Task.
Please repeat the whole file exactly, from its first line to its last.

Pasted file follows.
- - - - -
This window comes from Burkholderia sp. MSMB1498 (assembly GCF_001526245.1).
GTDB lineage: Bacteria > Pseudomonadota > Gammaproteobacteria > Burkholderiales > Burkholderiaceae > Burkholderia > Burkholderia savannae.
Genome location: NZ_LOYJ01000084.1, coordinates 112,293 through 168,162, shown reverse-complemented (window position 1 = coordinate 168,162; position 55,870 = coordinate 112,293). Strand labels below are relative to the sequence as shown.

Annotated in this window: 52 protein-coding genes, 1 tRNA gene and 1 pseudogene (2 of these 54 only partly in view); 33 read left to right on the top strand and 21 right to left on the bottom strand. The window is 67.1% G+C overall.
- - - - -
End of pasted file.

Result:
This window comes from Burkholderia sp. MSMB1498 (assembly GCF_001526245.1).
GTDB lineage: Bacteria > Pseudomonadota > Gammaproteobacteria > Burkholderiales > Burkholderiaceae > Burkholderia > Burkholderia savannae.
Genome location: NZ_LOYJ01000084.1, coordinates 112,293 through 168,162, shown reverse-complemented (window position 1 = coordinate 168,162; position 55,870 = coordinate 112,293). Strand labels below are relative to the sequence as shown.

Annotated in this window: 52 protein-coding genes, 1 tRNA gene and 1 pseudogene (2 of these 54 only partly in view); 33 read left to right on the top strand and 21 right to left on the bottom strand. The window is 67.1% G+C overall.